Returning to Waddington Channel, the feeling shifts more and more from a relaxing island-hopping vacation to expedition-style kayaking, as you perceive yourself heading deeper into the wilderness. At this point, the cliffs of both East and West Redonda are high and steep. Yet amidst this imposing landscape, an oasis appears…

Walsh Cove Marine Park is tucked neatly into a well-protected nook at the top end of West Redonda Island. Three small islets sit below the cliffs of both West and East Redonda Islands, which come as close as 120 metres at their closest point. With great swimming during the heat of the day, the views south back to the mountains of East Redonda are picture perfect here.

Butler Point, immediately north of your island camp, offer mysterious and fascinating glimpses into the past. More than a dozen pictographs – Native rock art dating back to a time before Europeans discovered these lands – can be found in various places among the cliffs. Images of marine animals and human forms are plainly visible, while others provide more cryptic clues to the nature of life here far in the distant past.

To the north, the mountains are silently beckoning. The channel narrows as it comes to an end. The water, for so long deep and dark, is suddenly luminous with turquoise blues and emerald greens as the glacial fed water of Toba Inlet, just beyond the passage, mixes with the open ocean.

Homfray Channel & The Coast Mountains

There are few experiences on the British Columbia coast that rival paddling out of Prideaux Haven, an idyllic island oasis at the north-eastern edge of Desolation Sound, and heading north into the mountains of Homfray Channel.

From here on, however, the Coast Mountains are no longer a backdrop but an ever-present reality. You are from this point into the mountains, their ice-covered peaks towering thousands of feet above you on every side. Of all the incredible places to visit in Desolation Sound and its immediate area, Homfray Channel on the way north to Toba Inlet is the most humbling. Remote and imposing, every stroke takes you further and further from civilization.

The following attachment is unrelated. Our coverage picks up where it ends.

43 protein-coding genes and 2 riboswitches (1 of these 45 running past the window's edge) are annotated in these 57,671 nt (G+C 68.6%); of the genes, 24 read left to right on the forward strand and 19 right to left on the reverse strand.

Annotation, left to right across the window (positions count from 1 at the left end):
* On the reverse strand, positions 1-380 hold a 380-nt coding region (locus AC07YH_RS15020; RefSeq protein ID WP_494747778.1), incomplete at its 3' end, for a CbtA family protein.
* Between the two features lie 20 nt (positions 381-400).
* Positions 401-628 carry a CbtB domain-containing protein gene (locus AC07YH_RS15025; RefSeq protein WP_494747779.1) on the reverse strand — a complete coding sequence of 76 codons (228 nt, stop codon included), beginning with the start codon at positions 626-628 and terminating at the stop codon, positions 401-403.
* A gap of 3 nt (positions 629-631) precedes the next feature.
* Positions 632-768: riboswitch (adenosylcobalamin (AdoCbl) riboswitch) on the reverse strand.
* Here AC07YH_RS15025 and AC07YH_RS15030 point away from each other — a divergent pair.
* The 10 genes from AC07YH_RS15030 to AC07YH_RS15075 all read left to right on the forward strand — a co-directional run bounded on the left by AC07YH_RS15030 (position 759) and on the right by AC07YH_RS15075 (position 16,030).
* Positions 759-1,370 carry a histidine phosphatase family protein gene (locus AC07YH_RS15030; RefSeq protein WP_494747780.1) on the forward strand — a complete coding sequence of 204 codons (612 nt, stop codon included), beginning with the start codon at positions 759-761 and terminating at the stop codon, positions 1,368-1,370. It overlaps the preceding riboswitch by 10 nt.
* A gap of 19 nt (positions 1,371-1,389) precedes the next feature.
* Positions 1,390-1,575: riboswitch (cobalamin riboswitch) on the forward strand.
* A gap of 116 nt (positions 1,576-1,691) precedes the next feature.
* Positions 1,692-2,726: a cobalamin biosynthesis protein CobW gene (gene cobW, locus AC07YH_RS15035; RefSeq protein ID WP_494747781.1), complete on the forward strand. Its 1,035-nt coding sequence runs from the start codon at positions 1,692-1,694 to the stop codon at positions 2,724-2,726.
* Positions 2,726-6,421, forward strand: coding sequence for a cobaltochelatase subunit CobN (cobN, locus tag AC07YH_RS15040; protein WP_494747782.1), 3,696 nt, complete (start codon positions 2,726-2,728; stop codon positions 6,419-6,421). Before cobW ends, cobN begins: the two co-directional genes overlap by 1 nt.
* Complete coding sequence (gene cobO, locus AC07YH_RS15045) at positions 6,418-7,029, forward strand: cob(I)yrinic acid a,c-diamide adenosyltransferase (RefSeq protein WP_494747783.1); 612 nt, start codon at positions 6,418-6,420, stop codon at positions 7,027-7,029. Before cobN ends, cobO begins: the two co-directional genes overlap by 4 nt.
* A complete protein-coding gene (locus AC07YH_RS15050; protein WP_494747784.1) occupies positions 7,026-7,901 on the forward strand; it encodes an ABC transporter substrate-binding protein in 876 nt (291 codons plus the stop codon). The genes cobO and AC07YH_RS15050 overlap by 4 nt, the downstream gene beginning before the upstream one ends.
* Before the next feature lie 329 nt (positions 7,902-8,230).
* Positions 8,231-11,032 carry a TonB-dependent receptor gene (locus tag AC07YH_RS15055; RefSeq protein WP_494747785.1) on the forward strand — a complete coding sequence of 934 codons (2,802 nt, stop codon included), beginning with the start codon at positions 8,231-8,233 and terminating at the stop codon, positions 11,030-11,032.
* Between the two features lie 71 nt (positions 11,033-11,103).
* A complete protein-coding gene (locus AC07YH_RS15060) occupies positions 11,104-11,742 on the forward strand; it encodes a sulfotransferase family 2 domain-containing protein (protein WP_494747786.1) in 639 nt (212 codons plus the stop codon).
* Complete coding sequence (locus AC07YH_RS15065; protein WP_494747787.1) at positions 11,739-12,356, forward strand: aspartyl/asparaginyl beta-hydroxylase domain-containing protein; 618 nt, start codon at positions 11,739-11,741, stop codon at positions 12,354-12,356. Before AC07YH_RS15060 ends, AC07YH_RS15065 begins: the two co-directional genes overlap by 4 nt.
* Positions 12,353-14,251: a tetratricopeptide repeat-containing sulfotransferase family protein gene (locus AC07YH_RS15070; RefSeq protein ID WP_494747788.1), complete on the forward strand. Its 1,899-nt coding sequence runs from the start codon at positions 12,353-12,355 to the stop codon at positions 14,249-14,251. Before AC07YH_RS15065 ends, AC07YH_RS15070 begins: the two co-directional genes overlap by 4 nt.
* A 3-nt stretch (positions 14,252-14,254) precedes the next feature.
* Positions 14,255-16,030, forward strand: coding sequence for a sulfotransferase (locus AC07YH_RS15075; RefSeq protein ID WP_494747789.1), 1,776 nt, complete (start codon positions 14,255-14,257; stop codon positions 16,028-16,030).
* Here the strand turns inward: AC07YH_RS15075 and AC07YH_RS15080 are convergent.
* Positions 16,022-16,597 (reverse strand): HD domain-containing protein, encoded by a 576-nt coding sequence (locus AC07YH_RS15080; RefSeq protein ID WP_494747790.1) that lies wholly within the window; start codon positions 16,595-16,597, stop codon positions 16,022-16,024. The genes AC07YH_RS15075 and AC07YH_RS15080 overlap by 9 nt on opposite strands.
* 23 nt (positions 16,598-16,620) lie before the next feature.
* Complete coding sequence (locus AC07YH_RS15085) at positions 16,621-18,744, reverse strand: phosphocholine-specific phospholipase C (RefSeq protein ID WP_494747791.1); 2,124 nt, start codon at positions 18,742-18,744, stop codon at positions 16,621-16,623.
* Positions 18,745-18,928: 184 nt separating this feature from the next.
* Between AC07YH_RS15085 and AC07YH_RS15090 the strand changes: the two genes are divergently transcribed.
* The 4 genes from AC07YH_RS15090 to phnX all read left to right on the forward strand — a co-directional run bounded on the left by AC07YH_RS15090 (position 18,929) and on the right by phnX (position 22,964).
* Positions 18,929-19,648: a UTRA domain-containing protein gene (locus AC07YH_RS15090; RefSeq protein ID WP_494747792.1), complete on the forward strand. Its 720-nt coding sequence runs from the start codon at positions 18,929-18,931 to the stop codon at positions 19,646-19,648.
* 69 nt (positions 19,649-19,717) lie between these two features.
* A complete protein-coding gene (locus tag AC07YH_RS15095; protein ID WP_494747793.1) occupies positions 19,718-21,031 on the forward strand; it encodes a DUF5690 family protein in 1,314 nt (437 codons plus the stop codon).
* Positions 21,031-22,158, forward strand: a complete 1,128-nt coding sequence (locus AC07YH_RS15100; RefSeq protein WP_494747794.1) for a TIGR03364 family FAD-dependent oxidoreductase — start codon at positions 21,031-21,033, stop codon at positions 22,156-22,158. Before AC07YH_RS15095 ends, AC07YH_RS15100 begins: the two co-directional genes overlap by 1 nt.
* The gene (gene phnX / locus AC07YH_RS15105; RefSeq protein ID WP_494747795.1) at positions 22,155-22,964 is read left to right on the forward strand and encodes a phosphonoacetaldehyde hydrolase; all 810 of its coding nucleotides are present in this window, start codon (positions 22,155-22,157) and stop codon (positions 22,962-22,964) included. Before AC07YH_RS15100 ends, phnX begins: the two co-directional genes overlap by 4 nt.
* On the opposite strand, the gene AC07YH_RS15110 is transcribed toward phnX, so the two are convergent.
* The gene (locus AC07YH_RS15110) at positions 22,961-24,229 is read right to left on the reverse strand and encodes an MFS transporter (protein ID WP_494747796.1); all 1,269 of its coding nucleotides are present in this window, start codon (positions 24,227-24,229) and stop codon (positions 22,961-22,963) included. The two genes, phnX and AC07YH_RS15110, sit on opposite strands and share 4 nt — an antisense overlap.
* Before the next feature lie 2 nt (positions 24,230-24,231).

Thousands of years ago, vast glaciers covered most of the surface of British Columbia. Endlessly advancing inch by inch, the friction and pressure they exerted carved massive valleys out of the rock. As the glaciers retreated at the end of the last ice-age, these valleys filled with rising sea water, shaping the very landscape that we love and enjoy today.

On the left hand side of the channel as you paddle north, Mount Addenbroke dominates East Redonda. From its peak 5200 feet above the ocean, it drops in immense cliffs to a depth of 2300 feet below the surface, the deepest point in Desolation Sound. The southern half of East Redonda is an ecological reserve, protecting the unique coastal slopes from development or degradation.

To the east are the Coast Mountains. Water cascades down the wild, undeveloped valleys of these peaks in torrents, carving them deeper and deeper, and enters the ocean with a roar that reverberates off the cliffs all around you. At their base sit wide, flat bays provide the perfect place to set up a tent and spend the night amongst the towering mountains.

Forbes Bay is one of these wide coves located at the base of iconic Mount Denman. To this day it is an important cultural site for the Klahoose First Nation, and a large parcel of the bay has been designated to them in recognition of the connection they have to this incredible location. Thickly forested, with Forbes Creek entering into Homfray Channel from the mountains above, Forbes Bay looks every bit a bear paradise … and indeed it is. Bears are often seen foraging on the shore, while eagles sit patiently and silently in the trees above.

Another large bay with good camping opportunities further north is Attwood Bay. The sheltered cove is gouged out of the otherwise steep cliffs and offers good protection against any inclement weather to pass before attempting to enter the mouth of spectacular Toba Inlet to the north.

Visiting these passages and Toba Inlet requires knowledge and experience with remote sea kayaking and wilderness camping. For those guests that want to experience the grandeur of this scenery in safety and comfort, please check out our expedition-style kayak tours of 5 and 7 days into this pristine and memorable destination.